the holidays can suck especially if you've experienced the loss of a loved one. With 5 kids and 10 grandchildren I do keep busy during the holidays with preparation but then there are moments where I get hit with the emptiness. Seeing the ornaments that my parents bought me, watching my children or nieces or nephews gather and remembering how I once I gathered with my brothers and sister and spending Thanksgiving with my best friend playing UNO. Those are now memories and I have had to find ways to deal with the sorrow of the loss of their physical presence in my life. A difficult road to be sure but one that cannot be avoided, not by me and not by any of us. Death affects us all sooner or later and changes who we are, sometimes how we live.
I'm not presumptuous enough to think that I hold any answers of how to get through the grief, pain, sorrow and void that we feel. I just know that for me I have developed some tools for me, especially during this time of year, that help me to get through. And some of these tools I have in place year long so that I always feel strength and feel the presence of my loved ones.
I read somewhere not too long ago that Buddhist's keep pictures of their departed out after their passing with bowls of rice and fruit for their next journey. What my husband and I have done is created a table in a prominent place in our home with pictures of our loved ones that stay out year round. Some would think of this as a shrine but I think of it as a way of seeing them and inviting them to be with our lives on a daily basis. We don't look at the pictures as a sad, depressing thing but as a happy glorious way of keeping them always in our lives daily. What's fun is that when people come to visit they are drawn to the table and are so interested in who the people are which gives us an opportunity to share our loved ones with others! And so many people are reluctant to bring up our deceased family or friends for fear of making us sad but in reality that's what helps us heal and makes us also happy.
On Christmas morning when I was growing up I was always the first one up, usually at 3:30am! My dad always told me to go back to bed but I would go to my sisters room and wake her up and we'd sit and talk until 5:30, dad thought that was a respectable time. My parents, one brother and sister are dead now but I still wake up early on Christmas morning, not 3:30 but before everyone else. It can be a nostalgic almost sad time for me but what I've gotten in the habit of doing now is quietly going downstairs and turning the tree lights on and remembering with joy those wonderful mornings of childhood. I speak to my family and my best friend who's passed and soon I feel the warmth of their love within me. I know they are still with me and watching over me and my family. This is our quiet time to be together and it's become a new, different tradition for 'us'. I've come to find peace in this time before the chaos of the day begins.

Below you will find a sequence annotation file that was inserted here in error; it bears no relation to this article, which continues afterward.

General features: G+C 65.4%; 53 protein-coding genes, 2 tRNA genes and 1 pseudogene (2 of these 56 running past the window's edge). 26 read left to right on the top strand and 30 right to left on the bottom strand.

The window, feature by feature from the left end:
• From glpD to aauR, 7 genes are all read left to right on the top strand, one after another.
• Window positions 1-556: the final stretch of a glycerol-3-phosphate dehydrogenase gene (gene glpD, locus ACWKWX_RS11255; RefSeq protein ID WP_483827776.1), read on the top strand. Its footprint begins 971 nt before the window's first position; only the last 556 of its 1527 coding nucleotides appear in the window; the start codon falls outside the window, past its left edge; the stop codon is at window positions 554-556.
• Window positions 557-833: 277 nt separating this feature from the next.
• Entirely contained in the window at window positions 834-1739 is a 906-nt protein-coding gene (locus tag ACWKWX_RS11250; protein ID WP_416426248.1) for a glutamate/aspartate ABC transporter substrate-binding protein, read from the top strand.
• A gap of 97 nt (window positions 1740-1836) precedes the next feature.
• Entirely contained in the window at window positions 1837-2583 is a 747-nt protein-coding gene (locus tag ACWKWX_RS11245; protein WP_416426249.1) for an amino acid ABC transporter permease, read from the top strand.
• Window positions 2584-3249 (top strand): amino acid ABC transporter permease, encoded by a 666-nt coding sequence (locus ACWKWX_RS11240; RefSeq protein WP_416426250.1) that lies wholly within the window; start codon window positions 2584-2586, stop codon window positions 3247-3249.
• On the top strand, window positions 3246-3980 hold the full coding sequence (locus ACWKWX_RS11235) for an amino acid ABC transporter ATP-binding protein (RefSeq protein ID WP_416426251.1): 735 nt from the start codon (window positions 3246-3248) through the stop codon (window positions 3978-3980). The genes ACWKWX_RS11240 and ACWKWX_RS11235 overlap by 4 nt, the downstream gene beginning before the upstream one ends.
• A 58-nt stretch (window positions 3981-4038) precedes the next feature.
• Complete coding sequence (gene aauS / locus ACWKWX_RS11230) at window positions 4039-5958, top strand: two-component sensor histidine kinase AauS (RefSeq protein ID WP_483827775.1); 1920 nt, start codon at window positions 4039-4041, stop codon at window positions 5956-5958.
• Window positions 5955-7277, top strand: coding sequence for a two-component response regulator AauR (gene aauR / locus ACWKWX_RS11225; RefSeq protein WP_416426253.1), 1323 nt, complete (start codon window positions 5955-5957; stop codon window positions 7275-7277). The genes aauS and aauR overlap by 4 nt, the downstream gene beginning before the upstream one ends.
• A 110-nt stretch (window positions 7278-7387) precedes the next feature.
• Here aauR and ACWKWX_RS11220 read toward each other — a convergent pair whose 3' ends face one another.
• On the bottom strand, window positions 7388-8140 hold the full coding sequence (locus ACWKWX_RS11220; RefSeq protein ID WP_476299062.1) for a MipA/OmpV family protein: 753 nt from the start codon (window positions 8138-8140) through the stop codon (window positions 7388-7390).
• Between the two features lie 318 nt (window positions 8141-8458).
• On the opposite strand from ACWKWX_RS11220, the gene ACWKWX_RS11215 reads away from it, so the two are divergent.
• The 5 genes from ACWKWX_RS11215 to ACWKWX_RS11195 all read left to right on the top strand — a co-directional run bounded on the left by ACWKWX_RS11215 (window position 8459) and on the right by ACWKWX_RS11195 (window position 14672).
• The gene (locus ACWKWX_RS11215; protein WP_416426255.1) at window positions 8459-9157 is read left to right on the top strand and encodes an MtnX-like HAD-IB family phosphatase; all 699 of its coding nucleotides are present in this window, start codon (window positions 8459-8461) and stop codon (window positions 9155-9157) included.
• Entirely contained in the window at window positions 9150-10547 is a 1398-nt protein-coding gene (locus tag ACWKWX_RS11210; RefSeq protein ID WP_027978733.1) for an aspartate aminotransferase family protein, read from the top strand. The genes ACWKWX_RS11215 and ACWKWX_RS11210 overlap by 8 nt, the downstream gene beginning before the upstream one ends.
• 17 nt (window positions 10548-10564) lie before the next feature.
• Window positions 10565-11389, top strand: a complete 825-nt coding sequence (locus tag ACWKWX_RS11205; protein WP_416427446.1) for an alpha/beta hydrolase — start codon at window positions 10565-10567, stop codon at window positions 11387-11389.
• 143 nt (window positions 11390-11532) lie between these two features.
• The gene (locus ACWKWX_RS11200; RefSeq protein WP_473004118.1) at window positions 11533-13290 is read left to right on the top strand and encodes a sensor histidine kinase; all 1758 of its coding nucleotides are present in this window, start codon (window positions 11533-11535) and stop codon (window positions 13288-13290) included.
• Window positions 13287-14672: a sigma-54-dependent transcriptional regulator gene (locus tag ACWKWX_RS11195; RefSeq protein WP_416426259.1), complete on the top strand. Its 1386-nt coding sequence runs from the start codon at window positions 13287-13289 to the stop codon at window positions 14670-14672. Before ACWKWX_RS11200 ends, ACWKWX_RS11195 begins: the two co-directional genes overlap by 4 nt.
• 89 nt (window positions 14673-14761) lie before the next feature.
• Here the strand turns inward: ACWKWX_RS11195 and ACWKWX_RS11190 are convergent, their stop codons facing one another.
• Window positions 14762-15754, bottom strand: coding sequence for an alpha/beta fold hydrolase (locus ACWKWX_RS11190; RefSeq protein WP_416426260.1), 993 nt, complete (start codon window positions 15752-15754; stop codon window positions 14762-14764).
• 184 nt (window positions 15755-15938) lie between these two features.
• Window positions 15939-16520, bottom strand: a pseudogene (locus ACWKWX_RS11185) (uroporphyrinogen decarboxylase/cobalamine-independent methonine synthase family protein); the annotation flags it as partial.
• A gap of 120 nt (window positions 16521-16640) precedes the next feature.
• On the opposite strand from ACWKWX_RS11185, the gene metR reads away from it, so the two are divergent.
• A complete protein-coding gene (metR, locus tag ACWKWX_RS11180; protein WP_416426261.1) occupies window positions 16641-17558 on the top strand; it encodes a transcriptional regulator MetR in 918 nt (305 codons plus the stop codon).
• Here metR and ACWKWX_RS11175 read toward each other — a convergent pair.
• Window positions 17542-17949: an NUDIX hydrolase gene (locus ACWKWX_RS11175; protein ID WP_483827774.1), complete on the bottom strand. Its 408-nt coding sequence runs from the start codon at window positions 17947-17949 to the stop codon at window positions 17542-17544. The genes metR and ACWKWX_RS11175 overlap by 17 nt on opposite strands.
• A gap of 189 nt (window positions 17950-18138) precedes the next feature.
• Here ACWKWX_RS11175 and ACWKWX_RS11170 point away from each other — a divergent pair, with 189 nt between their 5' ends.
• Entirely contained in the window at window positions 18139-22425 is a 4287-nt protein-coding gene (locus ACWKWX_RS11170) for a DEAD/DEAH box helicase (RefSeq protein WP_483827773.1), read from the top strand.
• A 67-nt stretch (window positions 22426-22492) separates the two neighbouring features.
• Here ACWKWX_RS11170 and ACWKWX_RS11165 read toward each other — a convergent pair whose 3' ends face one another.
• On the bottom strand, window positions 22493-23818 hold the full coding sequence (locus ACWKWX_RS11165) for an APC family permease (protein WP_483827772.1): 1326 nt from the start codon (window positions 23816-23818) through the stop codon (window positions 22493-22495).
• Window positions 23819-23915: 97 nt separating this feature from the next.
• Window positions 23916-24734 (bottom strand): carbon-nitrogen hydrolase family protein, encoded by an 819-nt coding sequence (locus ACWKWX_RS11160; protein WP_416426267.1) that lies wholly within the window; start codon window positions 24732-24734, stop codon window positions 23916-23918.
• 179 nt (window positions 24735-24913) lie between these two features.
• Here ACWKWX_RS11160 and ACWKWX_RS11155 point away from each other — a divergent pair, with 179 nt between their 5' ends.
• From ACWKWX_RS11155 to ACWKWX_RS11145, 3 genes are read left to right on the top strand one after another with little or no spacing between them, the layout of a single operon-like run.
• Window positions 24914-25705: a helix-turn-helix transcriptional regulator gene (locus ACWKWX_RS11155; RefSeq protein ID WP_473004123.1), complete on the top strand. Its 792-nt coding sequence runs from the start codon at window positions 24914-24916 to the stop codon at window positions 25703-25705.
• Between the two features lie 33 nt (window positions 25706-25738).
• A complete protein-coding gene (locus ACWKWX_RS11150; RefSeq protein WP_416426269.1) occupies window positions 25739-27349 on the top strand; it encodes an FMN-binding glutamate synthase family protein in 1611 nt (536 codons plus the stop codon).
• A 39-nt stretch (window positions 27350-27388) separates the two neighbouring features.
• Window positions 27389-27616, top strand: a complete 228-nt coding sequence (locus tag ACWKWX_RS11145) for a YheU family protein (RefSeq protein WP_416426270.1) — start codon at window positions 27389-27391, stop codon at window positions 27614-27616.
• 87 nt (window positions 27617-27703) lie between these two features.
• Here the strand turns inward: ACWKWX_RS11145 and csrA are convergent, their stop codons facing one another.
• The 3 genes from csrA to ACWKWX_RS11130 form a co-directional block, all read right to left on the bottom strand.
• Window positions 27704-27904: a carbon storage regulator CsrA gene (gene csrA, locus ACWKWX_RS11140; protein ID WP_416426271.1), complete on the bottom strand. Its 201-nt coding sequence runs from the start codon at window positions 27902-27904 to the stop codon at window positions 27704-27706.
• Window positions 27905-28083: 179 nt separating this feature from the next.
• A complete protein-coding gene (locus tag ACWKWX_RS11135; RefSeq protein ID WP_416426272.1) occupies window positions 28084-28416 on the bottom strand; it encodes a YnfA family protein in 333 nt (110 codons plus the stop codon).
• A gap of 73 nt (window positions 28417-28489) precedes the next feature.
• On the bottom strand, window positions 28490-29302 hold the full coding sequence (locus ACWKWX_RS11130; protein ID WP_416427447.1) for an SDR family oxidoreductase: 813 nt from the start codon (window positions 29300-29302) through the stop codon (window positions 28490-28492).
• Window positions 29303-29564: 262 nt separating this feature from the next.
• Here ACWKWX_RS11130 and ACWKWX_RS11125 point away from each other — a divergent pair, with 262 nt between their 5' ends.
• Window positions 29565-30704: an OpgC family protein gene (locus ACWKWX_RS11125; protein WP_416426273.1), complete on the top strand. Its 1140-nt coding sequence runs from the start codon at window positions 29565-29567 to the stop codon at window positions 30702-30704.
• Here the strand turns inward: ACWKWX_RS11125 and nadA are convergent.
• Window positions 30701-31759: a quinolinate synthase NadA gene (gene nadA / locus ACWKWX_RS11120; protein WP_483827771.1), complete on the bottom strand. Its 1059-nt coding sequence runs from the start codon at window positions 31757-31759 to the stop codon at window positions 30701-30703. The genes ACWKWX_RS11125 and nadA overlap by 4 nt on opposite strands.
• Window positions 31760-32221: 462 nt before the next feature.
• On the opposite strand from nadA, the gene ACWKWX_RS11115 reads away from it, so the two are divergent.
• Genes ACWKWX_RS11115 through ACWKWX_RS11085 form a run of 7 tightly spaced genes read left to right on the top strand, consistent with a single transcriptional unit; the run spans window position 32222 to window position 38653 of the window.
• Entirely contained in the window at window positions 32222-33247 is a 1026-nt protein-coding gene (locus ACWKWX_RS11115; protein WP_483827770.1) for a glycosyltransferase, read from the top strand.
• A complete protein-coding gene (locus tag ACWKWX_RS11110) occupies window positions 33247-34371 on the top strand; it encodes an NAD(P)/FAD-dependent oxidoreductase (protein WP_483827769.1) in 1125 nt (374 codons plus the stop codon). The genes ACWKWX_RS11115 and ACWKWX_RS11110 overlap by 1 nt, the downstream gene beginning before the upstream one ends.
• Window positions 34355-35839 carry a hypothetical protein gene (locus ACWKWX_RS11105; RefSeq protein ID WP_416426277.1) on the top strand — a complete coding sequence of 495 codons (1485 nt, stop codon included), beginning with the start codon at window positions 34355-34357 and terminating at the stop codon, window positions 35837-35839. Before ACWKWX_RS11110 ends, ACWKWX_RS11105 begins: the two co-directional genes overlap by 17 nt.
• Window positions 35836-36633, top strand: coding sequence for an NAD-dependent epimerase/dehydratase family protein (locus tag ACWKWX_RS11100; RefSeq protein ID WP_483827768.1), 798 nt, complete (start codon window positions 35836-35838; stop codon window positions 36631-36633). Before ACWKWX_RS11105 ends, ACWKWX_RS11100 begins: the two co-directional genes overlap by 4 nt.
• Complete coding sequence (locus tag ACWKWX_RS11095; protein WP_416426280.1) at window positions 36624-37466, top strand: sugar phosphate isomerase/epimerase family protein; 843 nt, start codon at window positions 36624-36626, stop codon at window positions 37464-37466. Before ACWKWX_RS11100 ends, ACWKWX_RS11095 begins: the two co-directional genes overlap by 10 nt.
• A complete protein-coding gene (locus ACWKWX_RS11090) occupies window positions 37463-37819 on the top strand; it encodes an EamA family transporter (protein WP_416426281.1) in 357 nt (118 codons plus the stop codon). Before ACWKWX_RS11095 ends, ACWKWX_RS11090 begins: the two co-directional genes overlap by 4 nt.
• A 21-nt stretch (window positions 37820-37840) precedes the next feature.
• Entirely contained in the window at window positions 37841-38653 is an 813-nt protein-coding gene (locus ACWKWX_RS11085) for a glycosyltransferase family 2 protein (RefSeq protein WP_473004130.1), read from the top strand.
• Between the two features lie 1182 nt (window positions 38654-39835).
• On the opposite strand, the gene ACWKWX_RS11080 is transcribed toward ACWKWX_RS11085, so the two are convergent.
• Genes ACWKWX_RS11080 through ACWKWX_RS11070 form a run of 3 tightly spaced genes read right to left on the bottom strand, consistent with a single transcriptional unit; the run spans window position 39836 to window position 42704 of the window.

My brother who loves to work with wood has brought a new tradition into my home. He made a candle holder and bud vase (in the picture) that he gave to me. He said that he and his wife light the candle and have a flower in the vase to remember her mother when they sit down for a meal at night. Now I will do the same for not only my mother but all of my family and my friend that have passed. Another way to invite them to partake in a daily activity of life. Some would say that this is memorializing and keeping the grief alive. But for me it keeps the joy of their lives alive within me.
It's not that I want to get stuck in the past. What I do try and keep in mind through it all is that the people who I have loved and lost had some amazing qualities and I learned so much from them. By keeping them ever present it reminds me of what I hold most dear from each relationship and what I would like to teach and model for my children, grandchildren and those that I come in touch with in life. I guess it's trying to bring the best of them through the best way I can and still letting the best of me be represented too.....through the fault lines.
And if all else fails, which sometimes it does, cry! Just cry and feel your grief!!! Don't let it stay pent it up inside because damn it, it hurts to have experienced death and loss! You're allowed and you deserve a cry that comes from the tips of your toes!
Live.Grow.Be. in Compassion